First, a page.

- The Washington Times - Tuesday, October 25, 2005

Ronald Reagan observed, “Politics is supposed to be the second oldest profession. I have come to realize that it bears a very close resemblance to the first.” Recently, so too does Republican policy-making. This week, under the cover of deficit reduction, the party of Reagan is on the verge of abandoning the party’s commitment to controlling spending and free market principles.

Rep. Joe Barton and Sen. Charles Grassley, respectively the chairmen of the House Energy and Commerce and Senate Finance Committee, were supposed to come up with ways to reduce Medicare and Medicaid spending. Instead, they actually increase it, specifically by asking taxpayers to pick up the full cost of Medicaid in Alabama, Mississippi and Louisiana (that’s on top of health-care funds for the victims of Katrina in those states), raising physician fees paid by the two programs by about $10 billion a year, and adding middle-class families to those entitled to Medicaid or state-run children’s health plans.

Both chairmen propose to pay for this spending spree by imposing price controls on all drugs. Prices for drugs could not be higher than a new federal formula; particularly newer medicines that allow people to get their cancer care at home instead of the hospital. And for good measure, both lawmakers plan to eliminate generic-drug competition — from brand drugmakers — in order to enrich other generic drugmakers. Quite simply, if a brand drug company wants to take any of its products generic, Messrs. Barton and Grassley would have Medicaid — which gets the best price companies give to private health plans — use the generic price as the government-set price for remaining brand name business.

Supposedly, the price controls and elimination of generic competition will save money. It is hard to see how. In the past, cancer centers have responded to price caps on new cancer drugs by using older drugs that have more side effects and require more drugs and hospitalization to provide treatment. Applying the generic price to the brand and generic version of a product taken generic by its developer is being depicted as a mone- saver, too. But this provision will discourage brand-company launches of generic drugs altogether. That means the small group of generic firms that get 180 days to exclusively market a medicine whose patent they successfully challenge can charge anything they want, which is usually just a shade below the brand price.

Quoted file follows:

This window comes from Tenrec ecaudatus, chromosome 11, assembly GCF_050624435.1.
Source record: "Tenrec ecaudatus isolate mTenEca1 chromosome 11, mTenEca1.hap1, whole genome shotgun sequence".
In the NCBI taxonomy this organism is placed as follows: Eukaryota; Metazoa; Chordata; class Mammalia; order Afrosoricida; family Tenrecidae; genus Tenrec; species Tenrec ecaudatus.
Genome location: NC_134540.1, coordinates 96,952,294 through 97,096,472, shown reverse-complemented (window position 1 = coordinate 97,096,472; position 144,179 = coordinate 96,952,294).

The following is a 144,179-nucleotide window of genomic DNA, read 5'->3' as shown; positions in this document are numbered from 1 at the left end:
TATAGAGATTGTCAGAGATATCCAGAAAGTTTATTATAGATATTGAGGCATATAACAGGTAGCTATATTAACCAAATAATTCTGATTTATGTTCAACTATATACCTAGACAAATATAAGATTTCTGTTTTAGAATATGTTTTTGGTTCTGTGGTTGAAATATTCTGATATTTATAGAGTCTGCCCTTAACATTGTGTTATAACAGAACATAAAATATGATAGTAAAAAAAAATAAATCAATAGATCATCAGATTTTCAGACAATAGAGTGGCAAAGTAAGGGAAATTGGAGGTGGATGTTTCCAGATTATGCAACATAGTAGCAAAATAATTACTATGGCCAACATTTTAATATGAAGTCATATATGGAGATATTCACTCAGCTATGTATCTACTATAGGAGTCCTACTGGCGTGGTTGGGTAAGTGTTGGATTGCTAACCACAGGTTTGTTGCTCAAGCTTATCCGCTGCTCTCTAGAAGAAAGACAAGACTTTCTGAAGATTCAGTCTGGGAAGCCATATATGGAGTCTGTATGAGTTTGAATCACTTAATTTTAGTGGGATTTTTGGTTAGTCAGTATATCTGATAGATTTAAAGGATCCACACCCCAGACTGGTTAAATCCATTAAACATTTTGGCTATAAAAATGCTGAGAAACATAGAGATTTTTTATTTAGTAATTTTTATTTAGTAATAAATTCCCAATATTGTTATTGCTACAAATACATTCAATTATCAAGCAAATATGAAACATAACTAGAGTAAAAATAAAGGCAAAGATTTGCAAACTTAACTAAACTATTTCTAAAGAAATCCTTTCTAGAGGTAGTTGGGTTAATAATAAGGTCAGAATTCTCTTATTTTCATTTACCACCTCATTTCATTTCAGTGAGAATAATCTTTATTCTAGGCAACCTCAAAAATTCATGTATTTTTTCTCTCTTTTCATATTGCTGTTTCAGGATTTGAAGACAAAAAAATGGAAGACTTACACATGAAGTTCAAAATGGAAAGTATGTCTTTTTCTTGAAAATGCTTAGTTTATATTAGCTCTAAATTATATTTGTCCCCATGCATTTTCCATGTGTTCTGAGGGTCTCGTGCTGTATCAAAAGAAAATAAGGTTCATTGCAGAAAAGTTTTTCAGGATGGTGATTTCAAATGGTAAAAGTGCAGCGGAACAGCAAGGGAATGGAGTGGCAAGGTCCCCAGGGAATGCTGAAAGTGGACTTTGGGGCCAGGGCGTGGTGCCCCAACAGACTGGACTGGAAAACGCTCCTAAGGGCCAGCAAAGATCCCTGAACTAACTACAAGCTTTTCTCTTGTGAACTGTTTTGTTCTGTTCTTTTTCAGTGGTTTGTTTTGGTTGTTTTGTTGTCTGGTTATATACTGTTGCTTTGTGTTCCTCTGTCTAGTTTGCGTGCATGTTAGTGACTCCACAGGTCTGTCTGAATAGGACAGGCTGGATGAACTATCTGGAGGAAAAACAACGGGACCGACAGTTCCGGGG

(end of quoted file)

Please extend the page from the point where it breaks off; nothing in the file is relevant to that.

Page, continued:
For example, the price of Andrx Corp.’s generic version of the ulcer drug Prilosec was so close to the price of the brand-name medicine that many large insurers did not even try to switch patients to the generic. In the absence of real generic competition, the best brand price under Medicaid is actually lower than the price of the generic drug with marketing exclusivity. In fact, the more generic versions of a drug in the market, the faster the switch to generic is and the faster and lower prices fall. Do Messrs. Barton and Grassley think that generic drugs made by the same company that invented them are not kosher? More likely, they simply want to eliminate competition in order to bolster generic-drug profits at the expense of consumers.

You would think that the White House might have a shred of principle and oppose such approaches, particularly when it had already come up with $10 billion of savings without resorting to such twisted measures. But apparently the Office of Management and Budget thinks that expanding entitlements, price controls and protectionism are just dandy ways to achieve “deficit reduction.” (It should have checked with the FDA, which has found generic competition by brand companies to be pro-competitive.) Ironically, since few Democrats will vote for Republican-initiated proposals under any circumstances, it will be left to Republicans on each committee to endorse policies that they would be attacking if the Dems had proposed them.

Yeats wrote that, “the best lack all conviction / And the worst are full of passionate intensity.” He could have been writing about Mr. Grassley, Mr. Barton and the White House, all of whom are tarnishing the Reagan legacy with proposals that expand government involvement in health care with protectionist policies that favor a few companies in ways that will make cancer patients suffer and undermine the free market.

Republicans are complaining about Harriet Miers as some sort of failure of ideology on the part of the president. The problem goes much deeper and the blame spreads wider still. This is a party that has lost both its principles and leadership. By abandoning the Reagan legacy they will bankrupt America in more ways than one.

Robert Goldberg is director of the Manhattan Institute’s Center for Medical Progress and the chairman of the institute’s 21st Century FDA task force.



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